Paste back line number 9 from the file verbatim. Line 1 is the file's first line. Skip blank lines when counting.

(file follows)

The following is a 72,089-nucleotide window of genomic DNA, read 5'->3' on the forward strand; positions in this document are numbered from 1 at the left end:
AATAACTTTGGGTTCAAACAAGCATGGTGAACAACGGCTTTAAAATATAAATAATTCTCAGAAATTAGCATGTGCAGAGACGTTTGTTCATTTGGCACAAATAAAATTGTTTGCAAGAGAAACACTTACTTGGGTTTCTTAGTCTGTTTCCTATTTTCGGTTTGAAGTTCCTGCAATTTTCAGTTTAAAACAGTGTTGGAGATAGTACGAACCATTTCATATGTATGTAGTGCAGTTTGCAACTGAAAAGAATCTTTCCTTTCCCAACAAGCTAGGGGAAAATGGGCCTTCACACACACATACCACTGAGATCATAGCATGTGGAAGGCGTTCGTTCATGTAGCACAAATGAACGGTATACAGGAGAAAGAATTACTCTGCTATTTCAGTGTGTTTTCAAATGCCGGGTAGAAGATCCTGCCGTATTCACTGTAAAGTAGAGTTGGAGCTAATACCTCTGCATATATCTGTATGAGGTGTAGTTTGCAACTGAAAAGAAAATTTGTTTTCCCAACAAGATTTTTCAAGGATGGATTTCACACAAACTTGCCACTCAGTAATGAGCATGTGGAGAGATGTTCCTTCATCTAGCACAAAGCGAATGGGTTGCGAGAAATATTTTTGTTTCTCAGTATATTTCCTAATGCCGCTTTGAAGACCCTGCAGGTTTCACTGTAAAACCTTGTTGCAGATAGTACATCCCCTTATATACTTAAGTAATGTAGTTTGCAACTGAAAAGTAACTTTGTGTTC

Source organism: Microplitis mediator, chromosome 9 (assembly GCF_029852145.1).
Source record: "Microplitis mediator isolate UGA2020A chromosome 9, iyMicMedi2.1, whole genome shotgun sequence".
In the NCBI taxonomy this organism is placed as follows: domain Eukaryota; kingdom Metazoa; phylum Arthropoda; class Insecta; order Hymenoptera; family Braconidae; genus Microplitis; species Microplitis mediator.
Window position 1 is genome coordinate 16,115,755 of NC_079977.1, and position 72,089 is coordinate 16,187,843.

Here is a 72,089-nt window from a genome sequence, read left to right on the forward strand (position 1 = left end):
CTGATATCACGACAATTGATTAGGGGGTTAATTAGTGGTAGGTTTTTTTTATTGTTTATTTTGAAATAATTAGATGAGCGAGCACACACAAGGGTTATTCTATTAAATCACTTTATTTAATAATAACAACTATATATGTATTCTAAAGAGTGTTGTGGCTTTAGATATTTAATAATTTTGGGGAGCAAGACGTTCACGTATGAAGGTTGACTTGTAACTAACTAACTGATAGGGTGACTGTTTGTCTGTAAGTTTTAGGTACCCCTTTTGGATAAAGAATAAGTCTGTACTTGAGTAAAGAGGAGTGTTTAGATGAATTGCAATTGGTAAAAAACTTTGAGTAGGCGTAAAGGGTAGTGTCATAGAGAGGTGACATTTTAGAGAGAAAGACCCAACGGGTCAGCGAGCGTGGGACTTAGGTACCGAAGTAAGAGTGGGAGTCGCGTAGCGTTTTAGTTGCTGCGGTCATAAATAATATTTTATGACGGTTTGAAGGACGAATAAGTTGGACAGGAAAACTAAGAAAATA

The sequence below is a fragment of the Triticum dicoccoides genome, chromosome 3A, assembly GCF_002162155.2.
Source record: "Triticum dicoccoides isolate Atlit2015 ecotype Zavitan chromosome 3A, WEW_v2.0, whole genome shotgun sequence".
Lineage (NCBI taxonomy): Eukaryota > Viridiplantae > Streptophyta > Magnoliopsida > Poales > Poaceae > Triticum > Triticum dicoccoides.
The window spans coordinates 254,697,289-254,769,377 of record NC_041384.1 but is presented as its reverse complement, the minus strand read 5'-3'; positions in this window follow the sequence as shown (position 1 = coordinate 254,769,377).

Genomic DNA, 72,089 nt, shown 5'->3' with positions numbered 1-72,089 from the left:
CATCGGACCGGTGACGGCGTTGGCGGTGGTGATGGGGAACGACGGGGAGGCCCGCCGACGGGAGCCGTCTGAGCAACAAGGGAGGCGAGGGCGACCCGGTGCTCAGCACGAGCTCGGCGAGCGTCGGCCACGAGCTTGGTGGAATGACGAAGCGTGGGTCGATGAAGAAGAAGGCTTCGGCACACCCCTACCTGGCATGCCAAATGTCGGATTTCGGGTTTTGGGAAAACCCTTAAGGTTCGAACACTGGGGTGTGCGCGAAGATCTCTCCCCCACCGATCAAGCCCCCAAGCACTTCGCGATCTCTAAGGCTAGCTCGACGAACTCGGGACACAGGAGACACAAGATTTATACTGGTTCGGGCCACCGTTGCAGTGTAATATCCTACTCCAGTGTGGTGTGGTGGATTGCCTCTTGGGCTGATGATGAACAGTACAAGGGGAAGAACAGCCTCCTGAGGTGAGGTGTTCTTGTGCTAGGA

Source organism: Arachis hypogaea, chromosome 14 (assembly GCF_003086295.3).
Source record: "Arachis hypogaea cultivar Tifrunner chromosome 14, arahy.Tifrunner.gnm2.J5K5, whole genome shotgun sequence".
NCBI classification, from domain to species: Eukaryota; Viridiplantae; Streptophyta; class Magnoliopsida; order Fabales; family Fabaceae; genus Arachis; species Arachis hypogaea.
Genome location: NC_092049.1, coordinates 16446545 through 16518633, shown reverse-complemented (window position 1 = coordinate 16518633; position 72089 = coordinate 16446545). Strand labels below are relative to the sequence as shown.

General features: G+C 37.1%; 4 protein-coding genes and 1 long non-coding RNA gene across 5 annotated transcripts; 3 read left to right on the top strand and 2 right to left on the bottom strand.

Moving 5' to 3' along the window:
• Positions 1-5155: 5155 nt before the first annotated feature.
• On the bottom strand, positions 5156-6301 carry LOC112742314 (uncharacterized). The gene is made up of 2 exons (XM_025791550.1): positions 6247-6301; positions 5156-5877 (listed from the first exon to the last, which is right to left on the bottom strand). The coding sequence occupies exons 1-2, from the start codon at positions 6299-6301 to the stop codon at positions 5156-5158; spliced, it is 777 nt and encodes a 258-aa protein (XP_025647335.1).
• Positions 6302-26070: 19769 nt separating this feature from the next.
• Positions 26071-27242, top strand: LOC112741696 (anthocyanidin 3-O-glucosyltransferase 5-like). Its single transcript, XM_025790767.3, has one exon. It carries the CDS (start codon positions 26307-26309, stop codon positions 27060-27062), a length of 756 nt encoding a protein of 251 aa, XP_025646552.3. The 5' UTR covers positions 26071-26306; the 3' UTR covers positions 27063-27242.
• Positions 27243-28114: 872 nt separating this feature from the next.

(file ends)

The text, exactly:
The sequence below is a fragment of the Triticum dicoccoides genome, chromosome 3A, assembly GCF_002162155.2.